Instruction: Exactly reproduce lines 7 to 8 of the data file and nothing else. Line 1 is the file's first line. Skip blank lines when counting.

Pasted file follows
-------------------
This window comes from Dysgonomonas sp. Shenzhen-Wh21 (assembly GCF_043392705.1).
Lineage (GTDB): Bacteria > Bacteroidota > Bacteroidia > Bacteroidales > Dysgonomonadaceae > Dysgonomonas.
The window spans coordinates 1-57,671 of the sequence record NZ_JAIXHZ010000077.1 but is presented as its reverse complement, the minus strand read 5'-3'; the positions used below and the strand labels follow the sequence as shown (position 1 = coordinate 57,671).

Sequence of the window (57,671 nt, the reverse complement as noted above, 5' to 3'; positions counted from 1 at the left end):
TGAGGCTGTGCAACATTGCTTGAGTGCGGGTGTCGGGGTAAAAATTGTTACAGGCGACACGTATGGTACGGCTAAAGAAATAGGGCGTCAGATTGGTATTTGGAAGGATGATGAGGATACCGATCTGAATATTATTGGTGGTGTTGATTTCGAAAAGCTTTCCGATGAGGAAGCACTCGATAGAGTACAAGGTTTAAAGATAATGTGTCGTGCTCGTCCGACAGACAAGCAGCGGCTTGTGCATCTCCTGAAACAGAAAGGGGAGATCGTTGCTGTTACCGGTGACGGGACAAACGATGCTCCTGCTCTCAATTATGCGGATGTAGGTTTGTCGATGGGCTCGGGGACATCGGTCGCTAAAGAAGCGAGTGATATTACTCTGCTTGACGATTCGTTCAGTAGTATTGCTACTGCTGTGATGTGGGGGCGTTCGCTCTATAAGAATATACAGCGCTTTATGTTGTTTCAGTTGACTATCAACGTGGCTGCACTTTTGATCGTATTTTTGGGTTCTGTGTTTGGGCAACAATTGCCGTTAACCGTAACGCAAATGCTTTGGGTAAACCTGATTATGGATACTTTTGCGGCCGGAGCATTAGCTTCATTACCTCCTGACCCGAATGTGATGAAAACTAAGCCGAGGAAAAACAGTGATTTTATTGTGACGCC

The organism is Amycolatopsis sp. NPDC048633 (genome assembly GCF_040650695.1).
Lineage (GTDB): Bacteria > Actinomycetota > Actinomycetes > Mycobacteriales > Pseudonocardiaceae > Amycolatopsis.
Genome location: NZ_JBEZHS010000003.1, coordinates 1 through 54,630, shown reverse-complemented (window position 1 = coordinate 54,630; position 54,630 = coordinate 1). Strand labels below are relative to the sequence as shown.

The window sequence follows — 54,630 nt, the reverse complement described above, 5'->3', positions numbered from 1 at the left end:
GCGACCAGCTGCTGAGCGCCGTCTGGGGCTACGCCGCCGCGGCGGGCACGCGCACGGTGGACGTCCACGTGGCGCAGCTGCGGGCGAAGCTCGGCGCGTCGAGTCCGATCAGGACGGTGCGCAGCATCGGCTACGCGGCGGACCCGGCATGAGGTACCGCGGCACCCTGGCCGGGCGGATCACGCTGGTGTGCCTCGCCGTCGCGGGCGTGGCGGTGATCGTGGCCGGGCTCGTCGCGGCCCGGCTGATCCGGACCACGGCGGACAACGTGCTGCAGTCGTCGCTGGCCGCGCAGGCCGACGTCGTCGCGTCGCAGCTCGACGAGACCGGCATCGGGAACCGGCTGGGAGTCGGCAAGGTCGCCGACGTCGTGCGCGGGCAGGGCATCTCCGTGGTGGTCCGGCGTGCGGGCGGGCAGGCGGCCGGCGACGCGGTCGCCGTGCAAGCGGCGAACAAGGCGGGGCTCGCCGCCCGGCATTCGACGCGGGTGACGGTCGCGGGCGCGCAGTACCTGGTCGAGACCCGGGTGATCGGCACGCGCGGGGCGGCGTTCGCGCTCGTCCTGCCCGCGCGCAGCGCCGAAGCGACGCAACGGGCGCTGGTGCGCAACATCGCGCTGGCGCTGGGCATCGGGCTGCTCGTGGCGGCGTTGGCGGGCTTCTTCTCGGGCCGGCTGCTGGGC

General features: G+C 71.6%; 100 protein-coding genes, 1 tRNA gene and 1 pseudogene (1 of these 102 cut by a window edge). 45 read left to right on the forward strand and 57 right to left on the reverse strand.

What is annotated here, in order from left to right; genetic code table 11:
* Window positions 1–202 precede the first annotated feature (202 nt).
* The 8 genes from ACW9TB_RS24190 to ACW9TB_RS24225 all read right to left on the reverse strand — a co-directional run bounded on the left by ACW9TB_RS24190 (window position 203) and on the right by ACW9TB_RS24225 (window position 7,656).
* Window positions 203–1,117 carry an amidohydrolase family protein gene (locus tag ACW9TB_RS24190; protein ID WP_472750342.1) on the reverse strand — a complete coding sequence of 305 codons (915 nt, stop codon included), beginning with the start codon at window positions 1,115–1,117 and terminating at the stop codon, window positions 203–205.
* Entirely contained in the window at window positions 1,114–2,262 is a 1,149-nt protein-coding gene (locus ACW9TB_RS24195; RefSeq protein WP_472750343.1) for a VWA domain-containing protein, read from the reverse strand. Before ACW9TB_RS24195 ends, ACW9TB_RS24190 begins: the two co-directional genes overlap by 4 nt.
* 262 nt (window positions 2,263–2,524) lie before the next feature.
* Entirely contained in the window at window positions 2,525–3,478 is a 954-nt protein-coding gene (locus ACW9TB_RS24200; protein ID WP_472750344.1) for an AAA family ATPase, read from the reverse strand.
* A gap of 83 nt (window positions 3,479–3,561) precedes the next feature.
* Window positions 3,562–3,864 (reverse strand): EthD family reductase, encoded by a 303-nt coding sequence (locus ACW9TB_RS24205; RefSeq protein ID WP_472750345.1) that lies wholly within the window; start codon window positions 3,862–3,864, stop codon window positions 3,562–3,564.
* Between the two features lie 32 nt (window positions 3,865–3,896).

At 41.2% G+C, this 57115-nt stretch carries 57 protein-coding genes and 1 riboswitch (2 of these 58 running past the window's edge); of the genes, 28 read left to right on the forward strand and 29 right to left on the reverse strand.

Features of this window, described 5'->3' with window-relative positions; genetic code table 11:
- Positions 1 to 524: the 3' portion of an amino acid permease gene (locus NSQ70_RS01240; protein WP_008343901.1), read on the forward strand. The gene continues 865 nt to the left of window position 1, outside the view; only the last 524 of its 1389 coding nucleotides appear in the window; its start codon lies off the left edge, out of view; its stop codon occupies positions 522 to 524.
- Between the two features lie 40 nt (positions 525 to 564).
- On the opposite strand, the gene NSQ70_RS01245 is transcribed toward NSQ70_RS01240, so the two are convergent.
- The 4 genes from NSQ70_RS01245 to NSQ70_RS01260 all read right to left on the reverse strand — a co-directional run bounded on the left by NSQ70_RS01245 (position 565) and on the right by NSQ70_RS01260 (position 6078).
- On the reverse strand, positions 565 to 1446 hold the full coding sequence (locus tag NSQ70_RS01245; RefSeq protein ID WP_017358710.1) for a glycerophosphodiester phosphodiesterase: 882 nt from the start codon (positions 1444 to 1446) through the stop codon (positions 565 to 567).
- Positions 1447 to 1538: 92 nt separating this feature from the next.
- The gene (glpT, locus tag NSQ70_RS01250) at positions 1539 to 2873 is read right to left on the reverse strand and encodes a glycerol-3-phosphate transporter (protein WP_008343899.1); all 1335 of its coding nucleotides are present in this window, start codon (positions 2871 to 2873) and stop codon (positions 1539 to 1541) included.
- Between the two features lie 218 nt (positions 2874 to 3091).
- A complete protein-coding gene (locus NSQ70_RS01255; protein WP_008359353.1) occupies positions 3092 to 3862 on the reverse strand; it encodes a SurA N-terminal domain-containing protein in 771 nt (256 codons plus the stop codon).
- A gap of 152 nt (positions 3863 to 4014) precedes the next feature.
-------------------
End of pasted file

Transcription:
Lineage (GTDB): Bacteria > Actinomycetota > Actinomycetes > Mycobacteriales > Pseudonocardiaceae > Amycolatopsis.
Genome location: NZ_JBEZHS010000003.1, coordinates 1 through 54,630, shown reverse-complemented (window position 1 = coordinate 54,630; position 54,630 = coordinate 1). Strand labels below are relative to the sequence as shown.